Web developers are constantly clicking the refresh button in their browser to see their latest changes. It almost becomes like a nervous tick, clicking that refresh to get that fix. And it's frustrating when changes on the backend don't result in the reward-inducing changes in the page loaded by the browser.
Web page caching explained
There's two levels of caching, and we deal with them in different places. First, there's flushing any cached resources in the browser, whether in the browser's memory or in files. And then there's requesting non-cached resources from the web server.
The more common cache we want to clear/ignore is in the browser. Normally, when you load or reload a page, any cached "resources" (images, CSS, and even html) will be used instead of re-downloading them from the server over the slow internet. Normally, this speeds up page loading greatly, but when developing we will make changes to those resources and want to view the new versions.
There are four (4) ways to cause a page to be loaded or reloaded in the browser and each way can affect both the browser and the server's caching behavior.
Type or paste a url into the omnibar and press enter. Doing this will request any files/resources if they are newer than the locally cached copies, meaning it will still use any cached (and unmodified on the server) html and other code, but the server should send and display anything that changed since last time. Chrome should send
Cache-Control: max-age=0in this case.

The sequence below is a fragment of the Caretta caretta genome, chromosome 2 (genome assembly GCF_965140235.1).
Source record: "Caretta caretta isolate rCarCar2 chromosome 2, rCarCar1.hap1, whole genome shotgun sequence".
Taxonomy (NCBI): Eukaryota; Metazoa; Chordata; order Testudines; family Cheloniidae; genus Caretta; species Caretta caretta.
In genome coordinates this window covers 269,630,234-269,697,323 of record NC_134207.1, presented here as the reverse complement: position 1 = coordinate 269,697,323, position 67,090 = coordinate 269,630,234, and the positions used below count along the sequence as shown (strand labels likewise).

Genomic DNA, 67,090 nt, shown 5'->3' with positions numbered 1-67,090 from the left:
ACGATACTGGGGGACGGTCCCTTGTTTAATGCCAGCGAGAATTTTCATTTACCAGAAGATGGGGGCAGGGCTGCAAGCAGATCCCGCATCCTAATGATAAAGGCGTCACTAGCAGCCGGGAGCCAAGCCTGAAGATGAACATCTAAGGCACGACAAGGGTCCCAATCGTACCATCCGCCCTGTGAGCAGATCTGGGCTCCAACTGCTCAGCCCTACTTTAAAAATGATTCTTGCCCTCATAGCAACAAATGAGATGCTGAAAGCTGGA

A page can often be reloading by clicking a self-linking link, usually the title of the content. This simulates a user browsing from another page to this page. There should be no cache-control request header, but there can be a
If-Modified-Sinceto use existing cached resources and request resources which are newer than what's cached.
Regular reload by clicking the reload button or by key combo (command-R for OS X Chrome). This will tell the server to send any files newer than what the browser last cached (specified by
If-Modified-Sincerequest header) and also send a
max-age=0. This means the server shouldn't return any cached content effectively (anything older than right now).
Finally, we can request the browser to not use its cache when reloading by holding the shift key while reloading, so command-shift-R instead of just command-R. This will not send the If-Modified-Since header but also will send
cache-control: no-cache. A header of 'no-cache' will tell the web server it should check its "origin server" for fresh content instead of simply using content cached at the web server. This is for caching/proxying web servers. Reloading with the shift key will not send the
If-Modified-Sinceheader since we want only the server's content.
Pragma: no-cacheis also sent but this is redundant.